DORIE LADNER: My sister and I met John Lewis in Jackson, Miss., when we were students at Tougaloo College. He was one of the Freedom Riders who returned to Mississippi to settle some matters related to Parchman Penitentiary, where they were all jailed in 1961 after being arrested while defying segregation. They came back to pay their bonds and settle their legal issues. At the time, I was learning about nonviolent action and community organizing, and after I started becoming involved with SNCC and the movement, I would often see him in meetings along with the rest of the group’s leaders—Diane Nash, James Bevel and others.
JOYCE LADNER: The public is attaching words like saint to John but we certainly didn’t view him that way. He was arrested a lot, back in the early years. You put your life on the line for a purpose, to get freedom for Black people who were denied the right to vote.
My sister once asked him, “John, why do you keep allowing these racists to beat you over your head?” It was the times in which we lived. It was not Black Lives Matter times, but a small band of young, Southern, mostly Black people fought against extraordinarily powerful people and structures and helped to dismantle them. We were the sum total of our work.
DL: I ended up dropping out of school in December of 1962 and went to work for SNCC’s Atlanta office, which was the size of a closet, because history was being made and I had to be a part of it.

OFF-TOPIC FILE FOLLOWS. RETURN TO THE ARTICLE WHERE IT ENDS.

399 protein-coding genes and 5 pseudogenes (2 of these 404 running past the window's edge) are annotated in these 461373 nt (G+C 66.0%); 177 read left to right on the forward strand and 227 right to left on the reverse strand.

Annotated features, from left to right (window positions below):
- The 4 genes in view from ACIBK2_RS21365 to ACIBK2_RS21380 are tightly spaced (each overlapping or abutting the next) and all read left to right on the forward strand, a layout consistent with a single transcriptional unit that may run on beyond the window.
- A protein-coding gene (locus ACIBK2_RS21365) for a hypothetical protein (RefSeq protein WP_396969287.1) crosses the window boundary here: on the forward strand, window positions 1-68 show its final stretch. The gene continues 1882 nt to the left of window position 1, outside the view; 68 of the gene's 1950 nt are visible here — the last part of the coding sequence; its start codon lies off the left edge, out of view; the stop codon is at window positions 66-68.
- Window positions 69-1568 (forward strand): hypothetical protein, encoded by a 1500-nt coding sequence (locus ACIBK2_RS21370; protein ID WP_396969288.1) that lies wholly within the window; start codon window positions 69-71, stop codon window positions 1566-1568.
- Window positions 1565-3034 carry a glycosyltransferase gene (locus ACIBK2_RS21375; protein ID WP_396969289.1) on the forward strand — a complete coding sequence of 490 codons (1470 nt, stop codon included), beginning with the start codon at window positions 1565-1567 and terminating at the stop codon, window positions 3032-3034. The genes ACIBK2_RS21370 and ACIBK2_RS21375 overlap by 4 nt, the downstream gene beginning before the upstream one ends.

We were all in our early 20s, trying to figure out what we were going to do with our lives and how we were going to survive, making $9.64 a week after taxes, moving from place to place not knowing where we were going to sleep the next night or eat. We lived off the Black community; the people fed us and that’s how we survived. That was the whole concept of SNCC and the movement for the most part. We were all of the same mindset. Dr. King had more elevation because of his stature—he was a family man of some means—but we were students.
Singing was one of our primary organizing tools. John couldn’t sing that well, but we all enjoyed singing. Singing brought joy and peace and calm to us; it’s very difficult to organize a group of scared people in Selma, Ala., and Albany, Ga., but once you start singing, everyone joins in a common chord and it gives you more power and strength.
JL: Before [he announced] his diagnosis, he came to a gala at which I was honored, and I noticed he was smaller. We were going to get together for lunch, but I never followed through. We embraced and he asked me about my sister and that was it. But he was the same John. The public John you saw speaking on those stages was not that different from John our friend.
DL: Growing up poor in Jim Crow Mississippi, our mother trained us to stand up for ourselves. John Lewis was soft-spoken so I tried to get a rise out of him sometimes. It was all in good fun, he laughed it off. John admired strong women; he admired intelligence. He knew I would go down fighting and he liked that about me, and I respected him for his beliefs, his nonviolence.
We learned from each other that, even though we all had our beliefs, we were in a common cause for justice and equality and we would do whatever is necessary to try to achieve those goals. —As told, in two conversations, to Olivia B. Waxman
This story appears in the Aug. 3, 2020, issue of TIME